It is tempting to bump in a disc lying outside the house, especially as a resulting score could be well guarded. But, it is a low percentage shot!
Only if it is a short bump (1 to 2 feet) are the odds in your favor. For instance, bumping a Tampa lead has a lot more chance of success than bumping a St. Pete (iust too far away).
Therefore, shoot for a score if you can even just partially hide, rather than bump.
Perhaps the most decisive shot in shuffleboard is the ability to put your opponent in the kitchen. WORK ON IT EVERY TIME YOU PRACTICE.
Finding your “kitchen weight” early in a match gives you a big psychological advantage – your opponent may abandon his normal style of play entirely, in fear of such a lethal weapon! Believe me, it sure gets discouraging to be “kitchened” five or six times in a single game (minus 60 points)!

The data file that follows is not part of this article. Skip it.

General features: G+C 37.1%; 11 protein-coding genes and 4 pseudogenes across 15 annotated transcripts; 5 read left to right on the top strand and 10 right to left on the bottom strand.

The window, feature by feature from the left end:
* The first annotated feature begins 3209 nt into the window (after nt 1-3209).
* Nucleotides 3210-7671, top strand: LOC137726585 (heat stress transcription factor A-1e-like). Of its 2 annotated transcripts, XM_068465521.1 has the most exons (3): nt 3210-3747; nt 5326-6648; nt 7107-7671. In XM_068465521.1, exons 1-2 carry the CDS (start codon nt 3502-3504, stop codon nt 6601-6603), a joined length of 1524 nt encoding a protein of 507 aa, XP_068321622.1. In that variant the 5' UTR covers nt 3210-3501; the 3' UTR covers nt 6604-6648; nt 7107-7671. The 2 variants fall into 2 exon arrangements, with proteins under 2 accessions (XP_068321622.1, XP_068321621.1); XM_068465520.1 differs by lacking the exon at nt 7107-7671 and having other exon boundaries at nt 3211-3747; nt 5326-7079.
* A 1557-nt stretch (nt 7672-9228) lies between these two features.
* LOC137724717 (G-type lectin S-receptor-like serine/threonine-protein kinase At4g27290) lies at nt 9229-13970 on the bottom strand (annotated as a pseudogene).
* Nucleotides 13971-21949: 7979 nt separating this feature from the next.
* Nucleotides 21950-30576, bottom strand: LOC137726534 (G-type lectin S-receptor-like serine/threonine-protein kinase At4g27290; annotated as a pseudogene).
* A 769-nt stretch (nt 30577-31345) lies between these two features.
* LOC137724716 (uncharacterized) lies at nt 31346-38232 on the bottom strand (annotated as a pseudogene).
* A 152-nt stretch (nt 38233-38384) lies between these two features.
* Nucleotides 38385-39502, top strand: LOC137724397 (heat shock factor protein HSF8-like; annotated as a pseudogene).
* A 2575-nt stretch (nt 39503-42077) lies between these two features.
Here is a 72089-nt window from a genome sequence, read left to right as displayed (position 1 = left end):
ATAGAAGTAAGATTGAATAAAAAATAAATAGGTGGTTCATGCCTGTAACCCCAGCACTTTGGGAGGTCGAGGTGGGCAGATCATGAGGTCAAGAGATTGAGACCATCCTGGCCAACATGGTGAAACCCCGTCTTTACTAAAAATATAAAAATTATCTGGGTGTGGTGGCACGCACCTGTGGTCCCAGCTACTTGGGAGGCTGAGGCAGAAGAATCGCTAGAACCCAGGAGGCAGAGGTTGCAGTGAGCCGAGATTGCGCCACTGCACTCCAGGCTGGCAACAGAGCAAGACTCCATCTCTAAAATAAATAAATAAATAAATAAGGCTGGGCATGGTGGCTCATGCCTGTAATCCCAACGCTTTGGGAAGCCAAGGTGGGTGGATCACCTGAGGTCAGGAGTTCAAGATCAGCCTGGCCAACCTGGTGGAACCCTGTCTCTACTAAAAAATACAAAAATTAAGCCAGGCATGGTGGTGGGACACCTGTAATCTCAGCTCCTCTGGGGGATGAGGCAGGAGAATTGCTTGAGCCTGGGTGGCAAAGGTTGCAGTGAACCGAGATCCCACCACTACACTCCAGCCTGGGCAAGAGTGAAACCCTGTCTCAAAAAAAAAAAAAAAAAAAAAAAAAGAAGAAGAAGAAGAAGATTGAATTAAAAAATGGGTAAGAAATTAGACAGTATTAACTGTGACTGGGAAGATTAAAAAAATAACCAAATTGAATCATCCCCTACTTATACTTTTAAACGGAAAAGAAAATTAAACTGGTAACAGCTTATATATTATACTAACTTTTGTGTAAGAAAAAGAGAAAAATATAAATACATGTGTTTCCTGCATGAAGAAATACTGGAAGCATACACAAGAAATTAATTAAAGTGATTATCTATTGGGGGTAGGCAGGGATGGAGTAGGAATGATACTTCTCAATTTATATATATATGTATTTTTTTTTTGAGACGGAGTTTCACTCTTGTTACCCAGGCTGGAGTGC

Having said that, recognize that it is a low percentage bump shot and even the best shufflers succeed maybe 50 percent of the time. There is lots of discussion on this one – my opinion is: “Only try to kitchen when you are behind by 3-plus discs.” Kitchening can turn the score around in a single end, but always playing kitchen does not win games – it only prolongs them interminably.
1) Against a “hot” kitchen player, stay off the board. Put your discs near the sidelines and/or cozy-up to a back guard – or put your disc through and wait to score on your hammer.
2) If your opponent is in the kitchen, don’t guard it. Let him waste a shot while you go for a score on the other side.
3) If you are in the kitchen, don’t go after it, especially if you can hide one. Remember, 2 or 3 points off is no big deal. .
Note: You will often stay in, when trying to hit a disc lying in the middle to rear of the kitchen area. It is a low percentage shot. Close to the front line; it is a much better bet – but shoot hard.
- Attempting to kitchen an opponent deep in the “7” area on a drifty court is almost a guaranteed way to ending up in the kitchen yourself – it is the wrong time to go after a cripple.